The Japanese music industry has long looked on in envy at freewheeling festivals like America’s South by Southwest. Such events are essential meeting places for bands hoping to score contracts and for record companies scouting new talent, and they possess unmatched international cachet.
In Japan, with its highly centralized media industry, attempts at music conferences have failed to take hold, unable to find a meaningful role. But with the country’s music scene becoming increasingly internationalized, two new foreign-led events are hoping not only to provide musicians with the know-how to enter the Japanese market, but also to help Japanese find a toehold in their own music industry.
“I’m a drummer of 25 years [experience], and with the way live music is done in Japan, I would rather not play at all because there is little reward: small crowds, little or no money and usually a set of just 30 minutes,” explains Kansai Music Conference organizer Duane Levi. “After seeing evidence that pretty much any type of productive music scene in Japan is rapidly fading, I created an event that I think will be able to breathe new life into the scene.”
Over two days in September, KMC will bring together artists from over 13 countries at a convention hall in Osaka to participate in workshops with grand themes like “Building International Bridges With Music,” as well as more prosaic ones such as “Why Are There Only 10 People At Our Show?” The lineup includes US hip-hop artist and educator Mic Crenshaw (above right) and R&B singer Tiff Barbour.
As with Japan Music Week later in the fall, participants choose from a range of tickets that grant varying levels of access to conference events and evening showcase concerts. Levi, who used to run a mobile music business in North Carolina before moving to Japan in 2004 and launching a tour management company, has great hopes.
“It’s amazing how artists with such talent are practicing and performing with almost no attention from the music industry,” he says. “It’s almost impossible for independent musicians in Japan to move up to the next level without help from a major company. KMC is my way of effecting change—a change to a better and more rewarding music scene in Japan.”
Coincidentally, while Levi was thinking up the Kansai Music Conference, a longtime music professional in Tokyo was busy conjuring the Japan Music Week, which takes place the second week of November. Jon Lynch is the founder of Juice, the widely distributed free music magazine, and had long harbored dreams of a South by Southwest-style event in Shibuya.
“Shibuya is a kind of regional pop culture capital for Asia, and hundreds of artists, DJs and other creators will perform at over 100 JMW events there during the week,” Lynch says. “We aim to provide a showcase for emerging artists, and to stimulate the local and international music industry to find strong new directions in the face of its many challenges.”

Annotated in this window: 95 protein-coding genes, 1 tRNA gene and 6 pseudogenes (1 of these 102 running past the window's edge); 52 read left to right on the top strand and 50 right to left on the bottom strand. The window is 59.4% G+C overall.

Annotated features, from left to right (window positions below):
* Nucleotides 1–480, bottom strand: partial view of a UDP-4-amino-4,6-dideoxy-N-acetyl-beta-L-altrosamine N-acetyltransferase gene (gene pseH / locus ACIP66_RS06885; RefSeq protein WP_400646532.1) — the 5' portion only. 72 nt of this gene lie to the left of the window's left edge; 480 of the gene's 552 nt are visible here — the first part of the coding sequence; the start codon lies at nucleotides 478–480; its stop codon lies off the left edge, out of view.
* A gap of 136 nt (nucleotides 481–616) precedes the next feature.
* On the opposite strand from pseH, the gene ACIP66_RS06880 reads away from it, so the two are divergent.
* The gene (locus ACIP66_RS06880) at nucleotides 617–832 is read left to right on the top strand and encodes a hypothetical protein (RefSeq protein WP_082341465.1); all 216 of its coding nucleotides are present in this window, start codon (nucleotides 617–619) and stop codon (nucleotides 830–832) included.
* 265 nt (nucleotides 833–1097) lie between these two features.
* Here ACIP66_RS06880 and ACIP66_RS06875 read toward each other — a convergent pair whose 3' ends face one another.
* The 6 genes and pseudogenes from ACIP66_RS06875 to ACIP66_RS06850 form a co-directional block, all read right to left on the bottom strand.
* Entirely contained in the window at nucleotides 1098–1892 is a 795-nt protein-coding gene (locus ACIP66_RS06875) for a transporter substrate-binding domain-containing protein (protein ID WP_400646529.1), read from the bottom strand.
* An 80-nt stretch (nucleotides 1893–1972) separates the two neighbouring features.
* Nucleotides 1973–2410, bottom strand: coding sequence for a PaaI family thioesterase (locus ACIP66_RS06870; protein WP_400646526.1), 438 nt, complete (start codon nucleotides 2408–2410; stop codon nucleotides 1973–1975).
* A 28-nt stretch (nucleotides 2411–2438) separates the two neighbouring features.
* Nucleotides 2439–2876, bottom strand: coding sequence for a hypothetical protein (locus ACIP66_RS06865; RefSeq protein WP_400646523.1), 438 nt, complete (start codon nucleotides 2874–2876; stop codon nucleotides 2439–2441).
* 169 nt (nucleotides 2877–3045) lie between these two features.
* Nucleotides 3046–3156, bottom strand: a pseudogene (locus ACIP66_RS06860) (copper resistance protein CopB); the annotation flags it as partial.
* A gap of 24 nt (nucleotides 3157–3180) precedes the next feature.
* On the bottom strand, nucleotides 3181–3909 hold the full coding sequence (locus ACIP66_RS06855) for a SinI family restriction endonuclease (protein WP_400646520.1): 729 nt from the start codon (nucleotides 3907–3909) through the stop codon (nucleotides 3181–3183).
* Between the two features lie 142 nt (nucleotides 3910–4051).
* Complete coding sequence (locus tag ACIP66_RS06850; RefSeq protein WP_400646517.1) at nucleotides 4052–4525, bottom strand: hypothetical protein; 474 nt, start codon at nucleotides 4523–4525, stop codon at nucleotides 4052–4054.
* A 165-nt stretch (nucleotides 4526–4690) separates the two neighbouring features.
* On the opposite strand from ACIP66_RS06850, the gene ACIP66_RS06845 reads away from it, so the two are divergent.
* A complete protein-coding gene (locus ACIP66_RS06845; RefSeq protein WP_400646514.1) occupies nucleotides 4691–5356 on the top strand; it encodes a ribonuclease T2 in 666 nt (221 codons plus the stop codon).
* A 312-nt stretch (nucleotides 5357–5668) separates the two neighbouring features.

Some of the obstacles Lynch cites that will be taken up in JMW seminars include not only the well-documented freefall in sales of recorded music and digital piracy, but also declining interest in Western music and the problems that regional Japanese music artists face in breaking into a Tokyo-centric entertainment industry.
But for a foreign community that has recently produced authentic Japanese pop stars like enka singer Jero—and Japanese producers hoping to sight the next crossover sensation—it may be the foreign nature of KMC and JMW that offers the most promise.
One of the key events at Japan Music Week will be “Shake Forward!” which takes place on November 13 at Shibuya’s O-East. Hosted by Mixed Roots Japan, the show has drawn considerable attention for highlighting artists who either have mixed parentage or are non-Japanese residents of Japan. Performers include British expat Keith Gordon from Okinawa electronica duo Ryukyu Underground, who will be joined by Okinawan eisa drummers and members of hip-hop group Ainu Rebels.
“We feel that being part of JMW will be a great opportunity for the artists to express their art and also engage in social dialogue in the even more dynamic setting of a club,” says Mixed Roots’ Edward Sumoto. “And not just any club, but in Shibuya, a cultural hub of its own kind.”
“The resident foreigners’ music scene has always seemed too separated from the mainstream music scene here,” notes Lynch. “But at Japan Music Week, many of the core organizers and artists helping to create the genre and country events are non-Japanese. So hopefully this festival will show the great contribution that foreign residents are able to make.”
Buyers of wristbands will be able to participate in workshops and enter dozens of associated events in the live house nexuses of Shibuya, Shinjuku, Roppongi and Shimokitazawa. JMW kicks off with a big networking party at O-East on November 9, immediately followed by “Best of Japan,” a concert that aims to showcase Japanese artists that most deserve success overseas.